I walked into Bergen this week a bit of a happy camper. Last Wednesday I couldn’t pick up every book I wanted because I was short on cash, and a skip week means double the books the next Wednesday. As I walked to the counter with my books, thinking about all the comics I’d get to read that night, I looked at my cover for last week’s Detective Comics and thought of all the nerd grumblings. Indeed, even Tom the owner (who, before I give the wrong impression, is decidedly UN-nerdy) expressed disappointment in the book. Now, before I get into my thoughts on the story itself, there were a lot of opinions posted on that great expanse known only as “the information superhighway” about it which had already given me an idea of what my feelings would probably be. The best I’ve seen is at the Savage Critic(s), where David Uzumeri uses the review as an opportunity to briefly comment on the comics business as a whole.
The most striking part of Uzumeri’s post, to me, is the opening quote by Neil Gaiman:
“Well, it definitely wasn’t going to be called Whatever Happened to the Caped Crusader? at that point. That was what some people at DC Comics started out calling it, and eventually it stuck, but the title did take me slightly by surprise.”
Uzumeri goes on to say what my immediate thoughts were after reading this quote: basically, they went out and got Neil Gaiman, fucking king shit of fuck mountain in the creator-driven comics industry, and told him to tow the line like he was “generic comics writer #28465″. And he did, he went out and he wrote a comic, chugged right along like the little engine that could, and this is what he churned out.
The story’s boring for sure, let’s just get that out of the way. I mean it’s ok, I think everyone is giving it a worse wrap than it deserves, but it’s just kind of boring. And I don’t mean there’s no action, because I can read a good character driven story– hell, in most cases I prefer it over a book where the only dialogue is “AGGGGH“ or some bullshit. But none of that is the point. What I mean is it looks like DC came to Neil Gaiman and said “write a story that seems good. Doesn’t have to actually be good, just have the appearance of good.” And, you know, Neil Gaiman can write that shit in his sleep, which is what it seemed like he did here. There’s no way Gaiman didn’t just throw this together out of necessity rather than tell a story he legitimately wanted to tell. Sure, I could be wrong; maybe DC told Gaiman to just do whatever he wanted, maybe all they did was change the story’s title, and this is actually a story he’s been itching to let loose for some time. Even the best have their bad days, right? But I really doubt it because this is a continuing problem with the Big Two, with DC as the main offender. When “the Sinestro Corps War” was going on they thought it would be just some Green Lantern storyline, and it blew up. It became the DC event of the year, even as they had another going on at the same time. So DiDio says “oh, sure, we knew it would be huge but Geoff Johns has a vision and we respect that and blah blah blah”. Fast forward to Blackest Night. It’s the ending to Johns’ epic Green Lantern “trilogy” starting with Rebirth, and continuing with Sinestro. Truly, this was Johns’ vision finally come to fruition. And what does D.C. do? What do they do to their star writer, who has never let them down in the ten years or so he’s worked there? They say, “hey kid, that’s great, but it’s our toys you’re playing with. Gimme back.” Now it’s not a Green Lantern book anymore, it’s a DC universe book. And now they’ll tie it in with every other book they have on the shelves, and they’ll create a few stories called “BLACKEST NIGHT: Dark Tides” starring Aquaboy or “BLACKEST NIGHT: Pet Sounds” starring the Pied Piper and his long dead family cat, and they’ll get Greg Rucka to write one and it might be good, but they’ll get Brad Meltzer to write another one and it will be dumb and then if we’re REALLY, REALLY LUCKY Judd Winick will write a Batman special where Batman comes back and beats the shit out of the Joker with a statue of an actual bat, because that’s the kind of ham-fisted shit we’ve come to expect these days. God bless comic books. They hardly ever make me feel like throwing myself through a window with dynamite strapped to my chest.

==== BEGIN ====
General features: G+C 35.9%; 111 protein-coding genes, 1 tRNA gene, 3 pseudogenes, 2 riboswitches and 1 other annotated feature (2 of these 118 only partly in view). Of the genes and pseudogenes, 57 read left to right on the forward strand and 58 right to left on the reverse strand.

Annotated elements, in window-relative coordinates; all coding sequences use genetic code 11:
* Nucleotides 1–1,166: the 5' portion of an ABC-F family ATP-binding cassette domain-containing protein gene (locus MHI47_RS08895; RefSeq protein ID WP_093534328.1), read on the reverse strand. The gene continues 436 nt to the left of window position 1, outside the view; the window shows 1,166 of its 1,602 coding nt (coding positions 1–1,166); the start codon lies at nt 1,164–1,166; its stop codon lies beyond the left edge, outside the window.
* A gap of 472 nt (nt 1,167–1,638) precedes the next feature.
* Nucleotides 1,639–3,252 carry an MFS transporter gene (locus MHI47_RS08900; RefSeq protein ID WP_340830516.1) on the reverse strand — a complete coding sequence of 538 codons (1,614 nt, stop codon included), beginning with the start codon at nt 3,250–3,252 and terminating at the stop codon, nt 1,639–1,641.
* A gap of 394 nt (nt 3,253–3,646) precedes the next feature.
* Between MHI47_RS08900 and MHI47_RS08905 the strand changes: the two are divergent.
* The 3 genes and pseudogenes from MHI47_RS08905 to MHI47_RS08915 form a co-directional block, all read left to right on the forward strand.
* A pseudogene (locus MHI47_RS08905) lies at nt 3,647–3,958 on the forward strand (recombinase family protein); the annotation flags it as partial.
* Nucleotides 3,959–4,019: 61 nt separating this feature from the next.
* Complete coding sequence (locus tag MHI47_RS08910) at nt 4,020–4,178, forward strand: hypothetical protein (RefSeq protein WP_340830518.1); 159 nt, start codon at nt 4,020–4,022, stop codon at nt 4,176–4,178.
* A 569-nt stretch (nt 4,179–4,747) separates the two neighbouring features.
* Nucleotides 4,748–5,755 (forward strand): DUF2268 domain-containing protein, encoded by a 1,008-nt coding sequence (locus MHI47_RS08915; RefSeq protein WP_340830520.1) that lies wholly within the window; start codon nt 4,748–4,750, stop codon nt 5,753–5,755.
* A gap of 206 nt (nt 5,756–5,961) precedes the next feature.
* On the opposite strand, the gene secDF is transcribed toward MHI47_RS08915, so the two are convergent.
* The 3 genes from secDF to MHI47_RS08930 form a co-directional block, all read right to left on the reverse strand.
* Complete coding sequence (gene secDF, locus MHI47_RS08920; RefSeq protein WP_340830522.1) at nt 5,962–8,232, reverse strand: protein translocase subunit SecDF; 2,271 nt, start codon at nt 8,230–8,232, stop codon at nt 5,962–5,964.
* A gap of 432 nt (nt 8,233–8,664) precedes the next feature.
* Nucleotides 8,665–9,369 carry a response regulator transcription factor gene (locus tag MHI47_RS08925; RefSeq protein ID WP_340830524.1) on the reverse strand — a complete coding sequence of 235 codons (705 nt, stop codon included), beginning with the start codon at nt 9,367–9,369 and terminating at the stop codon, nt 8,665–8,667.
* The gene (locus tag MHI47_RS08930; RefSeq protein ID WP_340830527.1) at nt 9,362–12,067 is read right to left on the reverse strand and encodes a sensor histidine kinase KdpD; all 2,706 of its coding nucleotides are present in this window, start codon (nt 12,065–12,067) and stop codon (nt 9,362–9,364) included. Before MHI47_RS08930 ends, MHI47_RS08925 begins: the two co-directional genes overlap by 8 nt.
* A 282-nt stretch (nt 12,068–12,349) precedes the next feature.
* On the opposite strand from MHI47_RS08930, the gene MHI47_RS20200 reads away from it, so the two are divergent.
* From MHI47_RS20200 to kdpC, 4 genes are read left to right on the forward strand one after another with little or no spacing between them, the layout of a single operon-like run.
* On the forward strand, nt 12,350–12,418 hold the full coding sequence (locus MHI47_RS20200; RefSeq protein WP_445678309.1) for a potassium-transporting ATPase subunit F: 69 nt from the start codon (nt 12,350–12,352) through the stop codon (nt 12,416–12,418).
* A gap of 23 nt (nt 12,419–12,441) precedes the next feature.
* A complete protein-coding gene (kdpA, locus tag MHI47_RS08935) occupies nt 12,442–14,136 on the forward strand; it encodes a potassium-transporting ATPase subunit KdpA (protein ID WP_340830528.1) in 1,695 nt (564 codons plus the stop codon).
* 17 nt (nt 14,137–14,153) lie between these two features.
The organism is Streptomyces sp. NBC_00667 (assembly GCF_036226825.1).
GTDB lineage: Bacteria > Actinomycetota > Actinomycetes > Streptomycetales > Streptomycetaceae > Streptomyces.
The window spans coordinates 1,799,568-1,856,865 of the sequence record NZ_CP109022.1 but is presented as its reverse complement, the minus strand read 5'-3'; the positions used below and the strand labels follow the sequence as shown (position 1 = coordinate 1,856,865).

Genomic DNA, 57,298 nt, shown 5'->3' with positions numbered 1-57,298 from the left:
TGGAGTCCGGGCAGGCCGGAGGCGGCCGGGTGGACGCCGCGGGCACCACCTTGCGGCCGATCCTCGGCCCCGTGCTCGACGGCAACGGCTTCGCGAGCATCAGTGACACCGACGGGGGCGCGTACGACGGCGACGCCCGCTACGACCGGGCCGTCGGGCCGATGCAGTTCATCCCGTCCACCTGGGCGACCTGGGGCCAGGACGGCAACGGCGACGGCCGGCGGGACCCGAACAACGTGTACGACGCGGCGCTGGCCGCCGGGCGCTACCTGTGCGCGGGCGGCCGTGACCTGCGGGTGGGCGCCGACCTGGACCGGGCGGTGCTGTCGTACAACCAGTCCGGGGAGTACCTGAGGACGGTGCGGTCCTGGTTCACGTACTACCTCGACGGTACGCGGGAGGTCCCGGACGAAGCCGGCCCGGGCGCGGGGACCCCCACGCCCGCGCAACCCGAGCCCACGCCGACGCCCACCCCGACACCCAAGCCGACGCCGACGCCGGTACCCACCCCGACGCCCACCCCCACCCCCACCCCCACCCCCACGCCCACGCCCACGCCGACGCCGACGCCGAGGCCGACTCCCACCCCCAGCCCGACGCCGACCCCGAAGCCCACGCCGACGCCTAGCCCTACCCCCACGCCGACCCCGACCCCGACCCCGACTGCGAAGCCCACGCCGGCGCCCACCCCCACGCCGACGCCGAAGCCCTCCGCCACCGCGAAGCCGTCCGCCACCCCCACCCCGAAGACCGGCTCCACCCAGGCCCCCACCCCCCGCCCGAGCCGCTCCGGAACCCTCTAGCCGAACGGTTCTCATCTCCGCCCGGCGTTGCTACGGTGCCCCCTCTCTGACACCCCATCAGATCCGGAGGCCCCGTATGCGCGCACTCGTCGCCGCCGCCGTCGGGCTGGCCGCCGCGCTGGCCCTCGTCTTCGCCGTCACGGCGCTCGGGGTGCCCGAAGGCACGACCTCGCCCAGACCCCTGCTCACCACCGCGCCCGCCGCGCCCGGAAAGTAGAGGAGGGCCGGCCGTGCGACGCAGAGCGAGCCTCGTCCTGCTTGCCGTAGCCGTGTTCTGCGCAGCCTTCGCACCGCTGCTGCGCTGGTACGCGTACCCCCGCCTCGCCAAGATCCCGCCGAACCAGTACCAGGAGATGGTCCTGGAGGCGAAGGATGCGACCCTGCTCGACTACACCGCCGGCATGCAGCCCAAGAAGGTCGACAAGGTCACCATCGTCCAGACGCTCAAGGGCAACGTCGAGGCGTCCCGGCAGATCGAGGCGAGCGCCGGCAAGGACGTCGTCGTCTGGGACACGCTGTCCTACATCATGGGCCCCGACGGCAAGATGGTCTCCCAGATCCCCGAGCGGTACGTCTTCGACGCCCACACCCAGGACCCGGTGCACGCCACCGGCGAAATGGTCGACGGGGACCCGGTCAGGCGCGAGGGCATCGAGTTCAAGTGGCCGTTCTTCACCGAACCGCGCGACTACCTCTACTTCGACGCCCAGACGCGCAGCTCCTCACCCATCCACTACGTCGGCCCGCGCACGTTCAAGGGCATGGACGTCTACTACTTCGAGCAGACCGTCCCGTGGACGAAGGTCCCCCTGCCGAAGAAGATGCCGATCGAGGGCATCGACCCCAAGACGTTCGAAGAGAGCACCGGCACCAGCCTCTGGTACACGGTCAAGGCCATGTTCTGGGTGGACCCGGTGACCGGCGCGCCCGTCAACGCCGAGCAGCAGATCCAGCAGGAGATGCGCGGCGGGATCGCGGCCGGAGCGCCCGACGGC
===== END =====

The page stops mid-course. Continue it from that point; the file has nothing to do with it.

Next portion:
I told the girlfriend that there was no way I was reading this past page three. I swore up and down. Eventually I relented, but do you want to know what my reasoning was? Do you know what ridiculous, silly, embarrassing shit I saw on page three that got me to swear I would not read the rest of the comic? I saw this picture of the penguin:
Now I get that some artists photo reference but this shit is just laughable. It goes so far beyond a photo ref. It looks like the Batman Returns comic adaptation. Which I had. And it was better than this comic. This one right here, in the middle of the big Batman event. I would rather read the adaptation of Batman Returns than this comic.
Grant Morrison wrote “Batman R.I.P.” and it was polarizing. Some hated it, some loved it, everyone bought it. This… this filler, this stupid attempt at appeasing the fanboys with a one-shot that’s not really a one-shot because you have to buy TWO OTHER BOOKS to see where it goes after this issue– it can’t work, can it? Can people be buying this? I gotta see the numbers. It can’t be that people would rather read a shitty story than think. I understand the need for escapism in comics, and that a comic doesn’t always have to be the greatest piece of literature in order to enjoy it, but shouldn’t it have some merit?